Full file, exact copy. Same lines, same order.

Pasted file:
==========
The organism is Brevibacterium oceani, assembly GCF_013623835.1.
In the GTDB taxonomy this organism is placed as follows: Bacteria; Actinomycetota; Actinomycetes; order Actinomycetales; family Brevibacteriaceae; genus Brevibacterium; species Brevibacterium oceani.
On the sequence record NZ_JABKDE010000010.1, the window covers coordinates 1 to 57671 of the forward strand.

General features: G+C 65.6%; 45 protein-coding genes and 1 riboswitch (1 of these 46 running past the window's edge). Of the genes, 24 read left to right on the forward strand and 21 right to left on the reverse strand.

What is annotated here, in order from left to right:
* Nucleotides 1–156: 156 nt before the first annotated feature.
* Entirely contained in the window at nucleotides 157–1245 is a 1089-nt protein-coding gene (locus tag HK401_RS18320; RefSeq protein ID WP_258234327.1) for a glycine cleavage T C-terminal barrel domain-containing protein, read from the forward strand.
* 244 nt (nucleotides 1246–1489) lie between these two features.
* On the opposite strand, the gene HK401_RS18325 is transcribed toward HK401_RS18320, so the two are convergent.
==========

The organism is Brevibacterium oceani, assembly GCF_013623835.1.
In the GTDB taxonomy this organism is placed as follows: Bacteria; Actinomycetota; Actinomycetes; order Actinomycetales; family Brevibacteriaceae; genus Brevibacterium; species Brevibacterium oceani.
On the sequence record NZ_JABKDE010000010.1, the window covers coordinates 1 to 57671 of the forward strand.

General features: G+C 65.6%; 45 protein-coding genes and 1 riboswitch (1 of these 46 running past the window's edge). Of the genes, 24 read left to right on the forward strand and 21 right to left on the reverse strand.

What is annotated here, in order from left to right:
* Nucleotides 1–156: 156 nt before the first annotated feature.
* Entirely contained in the window at nucleotides 157–1245 is a 1089-nt protein-coding gene (locus tag HK401_RS18320; RefSeq protein ID WP_258234327.1) for a glycine cleavage T C-terminal barrel domain-containing protein, read from the forward strand.
* 244 nt (nucleotides 1246–1489) lie between these two features.
* On the opposite strand, the gene HK401_RS18325 is transcribed toward HK401_RS18320, so the two are convergent.